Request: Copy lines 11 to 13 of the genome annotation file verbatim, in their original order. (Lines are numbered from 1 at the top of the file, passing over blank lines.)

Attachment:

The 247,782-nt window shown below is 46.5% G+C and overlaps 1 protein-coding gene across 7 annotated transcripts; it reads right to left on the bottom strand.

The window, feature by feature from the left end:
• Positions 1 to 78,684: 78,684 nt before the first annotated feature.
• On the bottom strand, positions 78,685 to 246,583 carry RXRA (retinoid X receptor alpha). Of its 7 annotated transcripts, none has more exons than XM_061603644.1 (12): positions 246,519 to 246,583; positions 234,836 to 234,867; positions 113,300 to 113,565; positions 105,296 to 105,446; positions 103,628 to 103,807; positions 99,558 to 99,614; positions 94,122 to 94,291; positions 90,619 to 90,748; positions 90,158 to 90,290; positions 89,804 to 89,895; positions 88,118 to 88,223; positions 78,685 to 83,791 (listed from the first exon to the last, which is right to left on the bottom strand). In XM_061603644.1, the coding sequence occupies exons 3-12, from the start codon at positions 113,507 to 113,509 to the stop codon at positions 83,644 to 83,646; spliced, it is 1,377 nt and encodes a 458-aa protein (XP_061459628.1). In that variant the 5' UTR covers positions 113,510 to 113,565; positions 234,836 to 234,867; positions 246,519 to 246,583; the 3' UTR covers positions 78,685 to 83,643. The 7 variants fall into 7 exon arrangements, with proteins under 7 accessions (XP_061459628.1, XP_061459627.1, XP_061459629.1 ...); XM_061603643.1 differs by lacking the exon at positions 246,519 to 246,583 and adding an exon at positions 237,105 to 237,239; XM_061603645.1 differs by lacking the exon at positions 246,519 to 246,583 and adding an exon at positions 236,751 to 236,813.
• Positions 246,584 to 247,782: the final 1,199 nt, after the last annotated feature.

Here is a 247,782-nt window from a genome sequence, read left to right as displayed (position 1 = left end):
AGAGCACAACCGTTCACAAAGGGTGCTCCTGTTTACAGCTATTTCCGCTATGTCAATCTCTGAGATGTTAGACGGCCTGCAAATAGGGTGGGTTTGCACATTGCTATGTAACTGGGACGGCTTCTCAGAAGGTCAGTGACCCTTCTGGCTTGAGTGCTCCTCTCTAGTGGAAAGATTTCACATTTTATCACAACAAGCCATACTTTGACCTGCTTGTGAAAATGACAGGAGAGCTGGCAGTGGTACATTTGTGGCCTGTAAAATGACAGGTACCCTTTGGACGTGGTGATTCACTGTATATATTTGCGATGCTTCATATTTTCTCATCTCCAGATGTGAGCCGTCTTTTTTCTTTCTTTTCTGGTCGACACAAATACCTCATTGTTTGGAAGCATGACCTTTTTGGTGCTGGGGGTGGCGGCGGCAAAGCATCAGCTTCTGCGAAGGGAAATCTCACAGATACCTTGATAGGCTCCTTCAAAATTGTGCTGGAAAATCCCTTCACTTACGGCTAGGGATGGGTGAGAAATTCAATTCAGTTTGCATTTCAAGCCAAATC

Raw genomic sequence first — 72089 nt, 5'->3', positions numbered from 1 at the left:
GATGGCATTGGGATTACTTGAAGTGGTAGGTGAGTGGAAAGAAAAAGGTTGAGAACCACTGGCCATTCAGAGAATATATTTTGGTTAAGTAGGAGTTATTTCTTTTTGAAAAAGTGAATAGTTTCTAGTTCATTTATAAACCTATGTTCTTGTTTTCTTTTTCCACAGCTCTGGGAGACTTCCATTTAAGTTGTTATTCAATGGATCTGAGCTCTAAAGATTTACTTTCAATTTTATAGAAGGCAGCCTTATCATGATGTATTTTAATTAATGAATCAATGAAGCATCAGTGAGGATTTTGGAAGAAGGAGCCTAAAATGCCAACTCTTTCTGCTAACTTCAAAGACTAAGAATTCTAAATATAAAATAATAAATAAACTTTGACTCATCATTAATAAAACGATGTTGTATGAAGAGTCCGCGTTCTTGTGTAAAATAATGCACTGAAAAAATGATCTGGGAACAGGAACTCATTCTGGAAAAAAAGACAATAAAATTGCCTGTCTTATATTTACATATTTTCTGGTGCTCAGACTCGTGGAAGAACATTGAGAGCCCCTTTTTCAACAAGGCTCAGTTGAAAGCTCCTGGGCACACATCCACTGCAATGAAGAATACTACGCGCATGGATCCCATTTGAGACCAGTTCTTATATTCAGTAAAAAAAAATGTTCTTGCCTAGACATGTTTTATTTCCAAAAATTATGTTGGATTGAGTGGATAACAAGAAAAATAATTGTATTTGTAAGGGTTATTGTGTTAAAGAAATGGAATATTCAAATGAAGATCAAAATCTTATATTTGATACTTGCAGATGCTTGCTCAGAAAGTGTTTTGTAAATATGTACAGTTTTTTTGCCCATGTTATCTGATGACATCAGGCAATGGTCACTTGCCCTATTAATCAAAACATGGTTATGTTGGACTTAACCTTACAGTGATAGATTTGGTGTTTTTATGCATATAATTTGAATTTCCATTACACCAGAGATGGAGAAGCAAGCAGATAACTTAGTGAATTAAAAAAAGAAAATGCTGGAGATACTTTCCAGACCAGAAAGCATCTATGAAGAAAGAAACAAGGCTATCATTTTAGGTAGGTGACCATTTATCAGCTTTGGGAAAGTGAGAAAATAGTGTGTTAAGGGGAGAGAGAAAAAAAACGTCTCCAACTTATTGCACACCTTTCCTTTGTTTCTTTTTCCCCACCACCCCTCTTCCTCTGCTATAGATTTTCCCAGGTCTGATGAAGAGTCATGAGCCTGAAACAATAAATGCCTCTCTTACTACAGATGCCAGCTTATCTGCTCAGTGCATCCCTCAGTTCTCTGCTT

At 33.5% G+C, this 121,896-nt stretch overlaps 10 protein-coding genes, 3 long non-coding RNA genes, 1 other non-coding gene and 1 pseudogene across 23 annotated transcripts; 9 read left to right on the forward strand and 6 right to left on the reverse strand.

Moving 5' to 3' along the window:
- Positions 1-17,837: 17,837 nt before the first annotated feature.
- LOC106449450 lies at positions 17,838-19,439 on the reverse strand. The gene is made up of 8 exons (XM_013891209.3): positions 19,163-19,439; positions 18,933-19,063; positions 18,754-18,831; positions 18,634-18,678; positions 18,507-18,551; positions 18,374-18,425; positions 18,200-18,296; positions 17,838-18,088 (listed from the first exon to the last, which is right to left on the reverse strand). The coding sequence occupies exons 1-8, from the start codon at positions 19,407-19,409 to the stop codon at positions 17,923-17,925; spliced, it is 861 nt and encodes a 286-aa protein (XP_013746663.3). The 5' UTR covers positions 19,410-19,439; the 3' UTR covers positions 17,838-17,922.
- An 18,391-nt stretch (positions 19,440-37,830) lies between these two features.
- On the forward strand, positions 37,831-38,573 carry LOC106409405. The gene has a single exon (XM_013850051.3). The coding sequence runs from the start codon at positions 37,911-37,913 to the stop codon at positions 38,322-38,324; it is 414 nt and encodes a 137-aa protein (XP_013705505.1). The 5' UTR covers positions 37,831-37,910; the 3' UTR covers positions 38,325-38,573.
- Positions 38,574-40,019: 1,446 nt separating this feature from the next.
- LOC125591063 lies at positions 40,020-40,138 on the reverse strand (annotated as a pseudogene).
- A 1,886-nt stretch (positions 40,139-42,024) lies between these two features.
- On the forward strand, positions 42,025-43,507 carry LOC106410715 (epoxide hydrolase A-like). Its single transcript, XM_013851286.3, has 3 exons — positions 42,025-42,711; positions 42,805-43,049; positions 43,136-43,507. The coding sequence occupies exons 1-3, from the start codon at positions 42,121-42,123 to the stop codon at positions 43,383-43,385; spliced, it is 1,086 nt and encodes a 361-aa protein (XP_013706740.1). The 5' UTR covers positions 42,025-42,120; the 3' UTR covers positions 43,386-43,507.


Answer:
Moving 5' to 3' along the window:
- Positions 1-17,837: 17,837 nt before the first annotated feature.
- LOC106449450 lies at positions 17,838-19,439 on the reverse strand. The gene is made up of 8 exons (XM_013891209.3): positions 19,163-19,439; positions 18,933-19,063; positions 18,754-18,831; positions 18,634-18,678; positions 18,507-18,551; positions 18,374-18,425; positions 18,200-18,296; positions 17,838-18,088 (listed from the first exon to the last, which is right to left on the reverse strand). The coding sequence occupies exons 1-8, from the start codon at positions 19,407-19,409 to the stop codon at positions 17,923-17,925; spliced, it is 861 nt and encodes a 286-aa protein (XP_013746663.3). The 5' UTR covers positions 19,410-19,439; the 3' UTR covers positions 17,838-17,922.